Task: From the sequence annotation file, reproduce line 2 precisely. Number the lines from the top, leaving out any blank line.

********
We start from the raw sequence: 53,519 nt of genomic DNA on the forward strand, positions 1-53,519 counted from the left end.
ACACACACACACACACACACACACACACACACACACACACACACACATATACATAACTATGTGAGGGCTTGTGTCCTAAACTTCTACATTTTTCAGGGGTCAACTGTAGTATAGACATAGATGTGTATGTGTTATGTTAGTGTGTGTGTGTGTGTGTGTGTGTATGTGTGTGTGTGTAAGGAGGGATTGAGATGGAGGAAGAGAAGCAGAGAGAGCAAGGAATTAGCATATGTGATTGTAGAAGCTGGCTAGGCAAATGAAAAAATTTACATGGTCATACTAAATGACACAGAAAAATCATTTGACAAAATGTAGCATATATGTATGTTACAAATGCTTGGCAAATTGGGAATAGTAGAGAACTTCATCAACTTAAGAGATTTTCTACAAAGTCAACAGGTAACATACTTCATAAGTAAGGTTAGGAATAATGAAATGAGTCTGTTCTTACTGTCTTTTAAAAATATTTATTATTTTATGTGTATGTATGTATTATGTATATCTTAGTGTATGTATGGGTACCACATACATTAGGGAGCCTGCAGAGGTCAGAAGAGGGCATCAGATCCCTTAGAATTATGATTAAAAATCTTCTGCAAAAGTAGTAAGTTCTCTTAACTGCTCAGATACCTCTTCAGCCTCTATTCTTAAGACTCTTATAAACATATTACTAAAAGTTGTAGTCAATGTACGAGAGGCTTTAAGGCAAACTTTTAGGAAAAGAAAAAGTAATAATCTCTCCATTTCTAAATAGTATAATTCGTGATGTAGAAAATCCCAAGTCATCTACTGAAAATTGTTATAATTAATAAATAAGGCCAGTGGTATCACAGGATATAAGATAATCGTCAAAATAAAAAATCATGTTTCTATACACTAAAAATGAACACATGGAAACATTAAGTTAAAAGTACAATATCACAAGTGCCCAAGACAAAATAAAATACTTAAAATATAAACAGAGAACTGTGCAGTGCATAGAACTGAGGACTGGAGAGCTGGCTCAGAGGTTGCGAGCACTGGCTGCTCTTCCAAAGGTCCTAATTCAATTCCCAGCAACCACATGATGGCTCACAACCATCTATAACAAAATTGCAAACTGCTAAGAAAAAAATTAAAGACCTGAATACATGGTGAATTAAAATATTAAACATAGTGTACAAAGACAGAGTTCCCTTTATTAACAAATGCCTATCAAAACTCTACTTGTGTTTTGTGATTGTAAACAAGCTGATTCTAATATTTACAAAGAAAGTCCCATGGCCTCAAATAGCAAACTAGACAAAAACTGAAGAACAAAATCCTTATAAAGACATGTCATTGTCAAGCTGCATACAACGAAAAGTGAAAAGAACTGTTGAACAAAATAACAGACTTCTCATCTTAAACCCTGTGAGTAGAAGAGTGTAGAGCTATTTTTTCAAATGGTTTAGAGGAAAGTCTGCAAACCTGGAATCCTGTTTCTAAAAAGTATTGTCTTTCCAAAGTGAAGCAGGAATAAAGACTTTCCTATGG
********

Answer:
ACACACACACACACACACACACACACACACACACACACACACACACATATACATAACTATGTGAGGGCTTGTGTCCTAAACTTCTACATTTTTCAGGGGTCAACTGTAGTATAGACATAGATGTGTATGTGTTATGTTAGTGTGTGTGTGTGTGTGTGTGTGTATGTGTGTGTGTGTAAGGAGGGATTGAGATGGAGGAAGAGAAGCAGAGAGAGCAAGGAATTAGCATATGTGATTGTAGAAGCTGGCTAGGCAAATGAAAAAATTTACATGGTCATACTAAATGACACAGAAAAATCATTTGACAAAATGTAGCATATATGTATGTTACAAATGCTTGGCAAATTGGGAATAGTAGAGAACTTCATCAACTTAAGAGATTTTCTACAAAGTCAACAGGTAACATACTTCATAAGTAAGGTTAGGAATAATGAAATGAGTCTGTTCTTACTGTCTTTTAAAAATATTTATTATTTTATGTGTATGTATGTATTATGTATATCTTAGTGTATGTATGGGTACCACATACATTAGGGAGCCTGCAGAGGTCAGAAGAGGGCATCAGATCCCTTAGAATTATGATTAAAAATCTTCTGCAAAAGTAGTAAGTTCTCTTAACTGCTCAGATACCTCTTCAGCCTCTATTCTTAAGACTCTTATAAACATATTACTAAAAGTTGTAGTCAATGTACGAGAGGCTTTAAGGCAAACTTTTAGGAAAAGAAAAAGTAATAATCTCTCCATTTCTAAATAGTATAATTCGTGATGTAGAAAATCCCAAGTCATCTACTGAAAATTGTTATAATTAATAAATAAGGCCAGTGGTATCACAGGATATAAGATAATCGTCAAAATAAAAAATCATGTTTCTATACACTAAAAATGAACACATGGAAACATTAAGTTAAAAGTACAATATCACAAGTGCCCAAGACAAAATAAAATACTTAAAATATAAACAGAGAACTGTGCAGTGCATAGAACTGAGGACTGGAGAGCTGGCTCAGAGGTTGCGAGCACTGGCTGCTCTTCCAAAGGTCCTAATTCAATTCCCAGCAACCACATGATGGCTCACAACCATCTATAACAAAATTGCAAACTGCTAAGAAAAAAATTAAAGACCTGAATACATGGTGAATTAAAATATTAAACATAGTGTACAAAGACAGAGTTCCCTTTATTAACAAATGCCTATCAAAACTCTACTTGTGTTTTGTGATTGTAAACAAGCTGATTCTAATATTTACAAAGAAAGTCCCATGGCCTCAAATAGCAAACTAGACAAAAACTGAAGAACAAAATCCTTATAAAGACATGTCATTGTCAAGCTGCATACAACGAAAAGTGAAAAGAACTGTTGAACAAAATAACAGACTTCTCATCTTAAACCCTGTGAGTAGAAGAGTGTAGAGCTATTTTTTCAAATGGTTTAGAGGAAAGTCTGCAAACCTGGAATCCTGTTTCTAAAAAGTATTGTCTTTCCAAAGTGAAGCAGGAATAAAGACTTTCCTATGG